The flawed study, authored by British surgeon and medical researcher Andrew Wakefield and 12 colleagues, was published in The Lancet in 1998. Ten of the 13 co-authors have long since renounced the study’s findings and The Lancet itself has admitted, in the past, that the research should not have been published.
Tuesday the editors of The Lancet issued a statement saying, “We fully retract this paper from the published record.”
On January 28th, Britain’s General Medical Council ruled that Wakefield had shown “callous disregard” for the subjects in the study and that he had acted unethically.
Wakefield and the two co-authors, who stand behind the conclusions of the research, could be stripped of their right to practice medicine.
It has been revealed that Wakefield took blood samples from children at his son’s birthday party. He compensated the children £ 5 each and he reportedly joked about the incident after the fact.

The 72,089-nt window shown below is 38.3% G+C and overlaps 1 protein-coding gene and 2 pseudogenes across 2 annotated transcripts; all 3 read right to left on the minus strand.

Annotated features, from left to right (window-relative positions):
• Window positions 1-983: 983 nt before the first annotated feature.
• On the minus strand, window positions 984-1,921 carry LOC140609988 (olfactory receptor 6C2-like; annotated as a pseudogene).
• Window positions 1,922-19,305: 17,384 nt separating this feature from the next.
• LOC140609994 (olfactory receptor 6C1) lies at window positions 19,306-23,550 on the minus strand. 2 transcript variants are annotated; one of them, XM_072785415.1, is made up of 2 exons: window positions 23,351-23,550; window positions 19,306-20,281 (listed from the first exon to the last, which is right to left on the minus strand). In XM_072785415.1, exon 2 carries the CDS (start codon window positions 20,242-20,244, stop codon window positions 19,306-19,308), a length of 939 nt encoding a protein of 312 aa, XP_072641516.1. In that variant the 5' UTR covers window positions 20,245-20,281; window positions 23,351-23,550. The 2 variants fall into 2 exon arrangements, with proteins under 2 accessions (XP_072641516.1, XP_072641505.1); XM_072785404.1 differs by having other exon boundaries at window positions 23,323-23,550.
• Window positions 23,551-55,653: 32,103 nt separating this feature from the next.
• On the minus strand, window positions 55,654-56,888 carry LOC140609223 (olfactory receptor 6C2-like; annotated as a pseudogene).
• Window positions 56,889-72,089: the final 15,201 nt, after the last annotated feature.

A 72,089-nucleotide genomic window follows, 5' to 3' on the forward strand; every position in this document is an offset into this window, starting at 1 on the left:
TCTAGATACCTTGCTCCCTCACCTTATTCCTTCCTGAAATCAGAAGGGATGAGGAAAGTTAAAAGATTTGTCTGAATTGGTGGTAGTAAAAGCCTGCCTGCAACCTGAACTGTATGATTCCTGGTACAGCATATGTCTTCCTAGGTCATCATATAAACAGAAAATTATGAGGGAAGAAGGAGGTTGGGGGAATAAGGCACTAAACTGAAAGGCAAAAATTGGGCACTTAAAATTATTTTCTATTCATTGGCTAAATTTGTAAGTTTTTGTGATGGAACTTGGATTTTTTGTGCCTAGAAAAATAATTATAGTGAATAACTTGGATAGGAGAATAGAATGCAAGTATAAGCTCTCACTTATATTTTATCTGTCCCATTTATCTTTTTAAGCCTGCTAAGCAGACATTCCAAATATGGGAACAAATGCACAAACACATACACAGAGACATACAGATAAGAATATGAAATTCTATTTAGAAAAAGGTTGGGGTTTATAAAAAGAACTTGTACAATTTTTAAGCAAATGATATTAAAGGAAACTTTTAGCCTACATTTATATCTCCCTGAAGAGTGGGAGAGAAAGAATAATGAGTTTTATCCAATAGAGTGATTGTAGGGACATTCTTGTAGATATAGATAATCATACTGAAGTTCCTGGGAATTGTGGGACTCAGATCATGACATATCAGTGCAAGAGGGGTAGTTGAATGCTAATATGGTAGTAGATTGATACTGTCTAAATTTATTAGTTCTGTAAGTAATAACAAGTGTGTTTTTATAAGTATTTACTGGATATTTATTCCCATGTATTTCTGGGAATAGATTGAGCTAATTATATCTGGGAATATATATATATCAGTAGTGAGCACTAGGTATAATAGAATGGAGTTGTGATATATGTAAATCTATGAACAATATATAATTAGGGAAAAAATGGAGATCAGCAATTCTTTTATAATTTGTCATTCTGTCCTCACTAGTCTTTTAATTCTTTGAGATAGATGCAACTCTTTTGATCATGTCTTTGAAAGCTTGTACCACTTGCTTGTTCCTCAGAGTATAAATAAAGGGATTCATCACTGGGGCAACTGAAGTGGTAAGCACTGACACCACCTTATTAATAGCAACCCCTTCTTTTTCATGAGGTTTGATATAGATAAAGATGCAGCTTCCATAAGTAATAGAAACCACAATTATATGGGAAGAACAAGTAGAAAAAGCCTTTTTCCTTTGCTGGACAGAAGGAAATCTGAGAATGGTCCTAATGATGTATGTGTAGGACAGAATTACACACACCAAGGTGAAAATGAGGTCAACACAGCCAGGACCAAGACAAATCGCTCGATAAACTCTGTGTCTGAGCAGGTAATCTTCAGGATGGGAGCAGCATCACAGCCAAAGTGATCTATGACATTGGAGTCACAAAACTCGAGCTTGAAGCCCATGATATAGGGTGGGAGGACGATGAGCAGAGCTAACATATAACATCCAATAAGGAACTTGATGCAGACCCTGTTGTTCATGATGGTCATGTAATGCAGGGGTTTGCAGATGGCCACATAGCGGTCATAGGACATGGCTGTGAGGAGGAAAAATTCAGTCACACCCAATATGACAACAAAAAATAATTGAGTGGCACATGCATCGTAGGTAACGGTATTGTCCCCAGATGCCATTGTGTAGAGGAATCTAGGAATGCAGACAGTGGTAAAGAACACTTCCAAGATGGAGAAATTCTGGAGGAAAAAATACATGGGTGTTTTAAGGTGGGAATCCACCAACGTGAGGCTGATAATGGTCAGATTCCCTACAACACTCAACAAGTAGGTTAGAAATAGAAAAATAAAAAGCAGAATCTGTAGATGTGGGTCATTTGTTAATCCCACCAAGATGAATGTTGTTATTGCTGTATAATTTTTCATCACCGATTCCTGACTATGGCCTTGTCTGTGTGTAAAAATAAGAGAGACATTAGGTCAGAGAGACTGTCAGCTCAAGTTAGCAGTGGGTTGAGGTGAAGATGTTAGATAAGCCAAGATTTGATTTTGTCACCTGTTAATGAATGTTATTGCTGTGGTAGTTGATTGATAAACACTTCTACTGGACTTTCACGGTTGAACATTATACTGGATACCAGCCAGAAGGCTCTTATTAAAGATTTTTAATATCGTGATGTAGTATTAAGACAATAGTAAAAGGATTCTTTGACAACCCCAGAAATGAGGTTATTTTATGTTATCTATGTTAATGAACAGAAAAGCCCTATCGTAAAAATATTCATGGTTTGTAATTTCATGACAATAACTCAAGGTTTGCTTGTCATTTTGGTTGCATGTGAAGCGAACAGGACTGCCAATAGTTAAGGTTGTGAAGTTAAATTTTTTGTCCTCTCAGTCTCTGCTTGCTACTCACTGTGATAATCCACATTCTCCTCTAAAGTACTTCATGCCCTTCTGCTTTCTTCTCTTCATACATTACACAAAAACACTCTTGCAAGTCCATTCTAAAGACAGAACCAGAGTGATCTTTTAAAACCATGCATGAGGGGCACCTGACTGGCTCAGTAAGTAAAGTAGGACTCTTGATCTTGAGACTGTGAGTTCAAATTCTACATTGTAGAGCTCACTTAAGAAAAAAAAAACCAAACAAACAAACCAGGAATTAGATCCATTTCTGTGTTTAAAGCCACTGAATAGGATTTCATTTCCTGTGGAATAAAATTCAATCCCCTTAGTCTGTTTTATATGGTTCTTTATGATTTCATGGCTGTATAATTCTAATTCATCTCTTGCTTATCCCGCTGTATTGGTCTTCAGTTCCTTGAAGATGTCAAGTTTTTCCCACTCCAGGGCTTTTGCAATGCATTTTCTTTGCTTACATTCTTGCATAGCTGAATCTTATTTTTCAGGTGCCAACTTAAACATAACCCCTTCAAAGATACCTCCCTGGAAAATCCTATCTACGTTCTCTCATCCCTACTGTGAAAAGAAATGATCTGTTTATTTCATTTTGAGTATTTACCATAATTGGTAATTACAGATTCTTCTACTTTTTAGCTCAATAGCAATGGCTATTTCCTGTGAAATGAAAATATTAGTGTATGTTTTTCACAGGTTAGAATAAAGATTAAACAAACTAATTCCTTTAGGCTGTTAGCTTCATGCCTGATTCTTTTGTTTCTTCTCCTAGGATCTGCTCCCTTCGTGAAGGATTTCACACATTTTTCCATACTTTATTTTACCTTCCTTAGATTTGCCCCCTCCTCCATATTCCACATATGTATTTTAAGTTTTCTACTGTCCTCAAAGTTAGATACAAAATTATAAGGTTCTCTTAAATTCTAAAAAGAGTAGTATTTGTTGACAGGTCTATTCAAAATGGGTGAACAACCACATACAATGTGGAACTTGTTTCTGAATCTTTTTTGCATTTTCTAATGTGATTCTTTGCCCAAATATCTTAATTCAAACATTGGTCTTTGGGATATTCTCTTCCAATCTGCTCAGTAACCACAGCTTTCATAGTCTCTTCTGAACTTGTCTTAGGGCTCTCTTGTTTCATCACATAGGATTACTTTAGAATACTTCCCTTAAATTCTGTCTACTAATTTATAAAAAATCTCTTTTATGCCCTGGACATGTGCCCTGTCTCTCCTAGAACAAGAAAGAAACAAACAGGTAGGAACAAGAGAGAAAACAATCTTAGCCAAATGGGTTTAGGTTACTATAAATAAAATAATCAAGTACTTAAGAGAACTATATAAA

A competing medical journal, BMJ, has pushed for The Lancet to officially retract the flawed research stating the study’s, “arguments were considered by many to be proven and the ghastly social drama of the demon vaccine took on a life of its own.”
Upon the publication of the supposed link between the MMR shot and autism there was a rapid reduction in the number of vaccinations given for measles in Britain. The vaccination rate has never recovered as many parents are still fearful of the shot despite the fact that subsequent research has not been able to prove any connection between the vaccine and autism. As a result of the decline in vaccination, there has been a resurgence of measles in the country, with new outbreaks occurring each year. – Jen R. Staff Writer
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